The Internet is everywhere and just today we got the proof that even our browser packed with plugins just needs a working backbone. What has happened? Many of us may have realized that suddenly our beloved Firefox-plugins apparently ceased to exist, piece by piece. No changes have been made but plugins were deactivated. The reason? Expressed in a simple way, “just” an intermediate certificate expired…
What sounds quite eerie, having such an impact, is indeed the true story. An intermediate signing certificate, which was quite important for all Add-Ons, gently died – and wasn’t renewed before this happened. Without any user interference your beloved browser and the plugins therein were simply laid to rest without an official chance of putting them on duty again.
With the certificate expired all affected add-ons were categorized as “dangerous” legacy add-ons as there is no signing process anymore – for now. The sad certificate was due to renewal some weeks ago and nobody knows why it hasn’t been renewed so far. The Mozilla Foundation, creator and maintainer of Firefox, has already stated to work on a proper fix. Even Mozilla’s official bug tracker has his entry for this issue which is defined as Bug 1548973.
For now, there is only one workaround that works, but cannot be recommended as it handles how add-ons are being handled and signed. Just enter “about:config” in the address bar and search for the term “xpinstall.signatures.required”. Double-click this entry should switch the value “true” to “false”. Of course this is just a temporary fix so be sure to switch this value back once Mozilla has solved this issue!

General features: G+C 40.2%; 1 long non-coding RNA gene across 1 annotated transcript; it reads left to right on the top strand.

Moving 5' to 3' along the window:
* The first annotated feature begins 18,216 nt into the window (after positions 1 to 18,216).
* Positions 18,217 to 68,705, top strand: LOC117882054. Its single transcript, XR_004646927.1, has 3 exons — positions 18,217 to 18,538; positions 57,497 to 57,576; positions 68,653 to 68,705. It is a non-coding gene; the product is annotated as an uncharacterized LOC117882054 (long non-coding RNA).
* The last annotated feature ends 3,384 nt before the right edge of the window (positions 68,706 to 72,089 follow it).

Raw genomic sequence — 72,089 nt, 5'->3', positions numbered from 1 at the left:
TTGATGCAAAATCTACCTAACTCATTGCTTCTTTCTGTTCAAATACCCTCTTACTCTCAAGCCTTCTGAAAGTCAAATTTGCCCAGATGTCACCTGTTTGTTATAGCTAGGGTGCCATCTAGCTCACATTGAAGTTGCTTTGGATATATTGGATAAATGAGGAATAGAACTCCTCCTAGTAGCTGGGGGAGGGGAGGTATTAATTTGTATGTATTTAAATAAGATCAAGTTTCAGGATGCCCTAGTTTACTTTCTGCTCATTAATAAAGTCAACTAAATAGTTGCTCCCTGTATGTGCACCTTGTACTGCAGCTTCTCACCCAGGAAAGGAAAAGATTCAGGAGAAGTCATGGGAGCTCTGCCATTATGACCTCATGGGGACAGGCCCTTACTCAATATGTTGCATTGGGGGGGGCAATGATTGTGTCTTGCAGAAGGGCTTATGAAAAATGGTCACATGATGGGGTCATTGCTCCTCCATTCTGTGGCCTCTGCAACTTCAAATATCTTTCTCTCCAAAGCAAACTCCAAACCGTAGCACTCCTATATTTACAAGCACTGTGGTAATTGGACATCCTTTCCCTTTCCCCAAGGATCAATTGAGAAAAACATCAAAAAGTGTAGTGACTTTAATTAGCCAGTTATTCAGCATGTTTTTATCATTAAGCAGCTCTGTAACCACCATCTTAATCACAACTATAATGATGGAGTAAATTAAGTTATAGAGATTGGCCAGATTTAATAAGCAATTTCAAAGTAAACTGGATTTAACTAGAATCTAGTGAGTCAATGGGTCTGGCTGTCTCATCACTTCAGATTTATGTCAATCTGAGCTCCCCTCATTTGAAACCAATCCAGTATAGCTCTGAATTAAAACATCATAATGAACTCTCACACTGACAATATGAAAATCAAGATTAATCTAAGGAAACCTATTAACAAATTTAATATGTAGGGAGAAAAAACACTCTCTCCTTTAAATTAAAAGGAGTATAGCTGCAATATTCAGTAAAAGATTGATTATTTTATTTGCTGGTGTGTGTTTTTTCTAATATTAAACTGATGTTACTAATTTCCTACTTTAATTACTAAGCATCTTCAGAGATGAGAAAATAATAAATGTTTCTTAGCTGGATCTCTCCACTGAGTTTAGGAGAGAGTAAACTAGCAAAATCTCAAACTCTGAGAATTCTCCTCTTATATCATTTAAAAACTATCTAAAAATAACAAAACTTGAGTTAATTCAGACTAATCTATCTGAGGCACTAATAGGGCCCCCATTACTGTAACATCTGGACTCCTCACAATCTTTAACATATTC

Last but not least we see how much impact such an error can have on our work with a “simple” browser and its add-ons. Quite frightening but surely this is the darker side of the same coin: The Internet is everywhere and a malfunction causing a certificate to expire simply harms your local browser – sounds easy although it is strange. In this case, a security component (certificate) which handles third-party add-ons took care of deactivating all those plugins that make your browser what is is.
Phew – just let’s hope that Mozilla will fix this very soon and don’t forget to toggle the parameter stated above back to “true” once you choose to use the workaround!
Edit: The issue has been fixed with the release of Firefox 66.0.4: